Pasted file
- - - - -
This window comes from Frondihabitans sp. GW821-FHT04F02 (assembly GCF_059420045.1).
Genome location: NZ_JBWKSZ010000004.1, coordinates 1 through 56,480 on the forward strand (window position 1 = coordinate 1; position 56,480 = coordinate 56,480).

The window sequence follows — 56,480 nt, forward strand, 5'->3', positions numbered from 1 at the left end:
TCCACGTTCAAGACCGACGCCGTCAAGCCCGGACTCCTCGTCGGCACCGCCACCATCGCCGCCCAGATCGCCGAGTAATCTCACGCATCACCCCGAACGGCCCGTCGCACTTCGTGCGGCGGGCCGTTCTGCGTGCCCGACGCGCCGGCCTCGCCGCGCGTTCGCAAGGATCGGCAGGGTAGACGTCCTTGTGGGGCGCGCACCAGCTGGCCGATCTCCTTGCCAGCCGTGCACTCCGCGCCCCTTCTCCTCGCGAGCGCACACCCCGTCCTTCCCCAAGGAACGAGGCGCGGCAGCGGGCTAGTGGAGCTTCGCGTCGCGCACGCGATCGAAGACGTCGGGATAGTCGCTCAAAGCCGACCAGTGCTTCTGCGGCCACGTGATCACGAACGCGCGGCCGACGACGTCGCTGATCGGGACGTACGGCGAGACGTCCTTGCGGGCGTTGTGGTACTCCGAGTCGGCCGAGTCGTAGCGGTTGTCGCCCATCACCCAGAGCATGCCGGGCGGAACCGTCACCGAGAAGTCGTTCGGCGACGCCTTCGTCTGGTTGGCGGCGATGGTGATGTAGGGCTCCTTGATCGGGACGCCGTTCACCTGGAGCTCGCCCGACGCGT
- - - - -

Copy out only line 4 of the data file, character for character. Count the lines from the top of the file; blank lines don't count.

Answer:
TCCACGTTCAAGACCGACGCCGTCAAGCCCGGACTCCTCGTCGGCACCGCCACCATCGCCGCCCAGATCGCCGAGTAATCTCACGCATCACCCCGAACGGCCCGTCGCACTTCGTGCGGCGGGCCGTTCTGCGTGCCCGACGCGCCGGCCTCGCCGCGCGTTCGCAAGGATCGGCAGGGTAGACGTCCTTGTGGGGCGCGCACCAGCTGGCCGATCTCCTTGCCAGCCGTGCACTCCGCGCCCCTTCTCCTCGCGAGCGCACACCCCGTCCTTCCCCAAGGAACGAGGCGCGGCAGCGGGCTAGTGGAGCTTCGCGTCGCGCACGCGATCGAAGACGTCGGGATAGTCGCTCAAAGCCGACCAGTGCTTCTGCGGCCACGTGATCACGAACGCGCGGCCGACGACGTCGCTGATCGGGACGTACGGCGAGACGTCCTTGCGGGCGTTGTGGTACTCCGAGTCGGCCGAGTCGTAGCGGTTGTCGCCCATCACCCAGAGCATGCCGGGCGGAACCGTCACCGAGAAGTCGTTCGGCGACGCCTTCGTCTGGTTGGCGGCGATGGTGATGTAGGGCTCCTTGATCGGGACGCCGTTCACCTGGAGCTCGCCCGACGCGT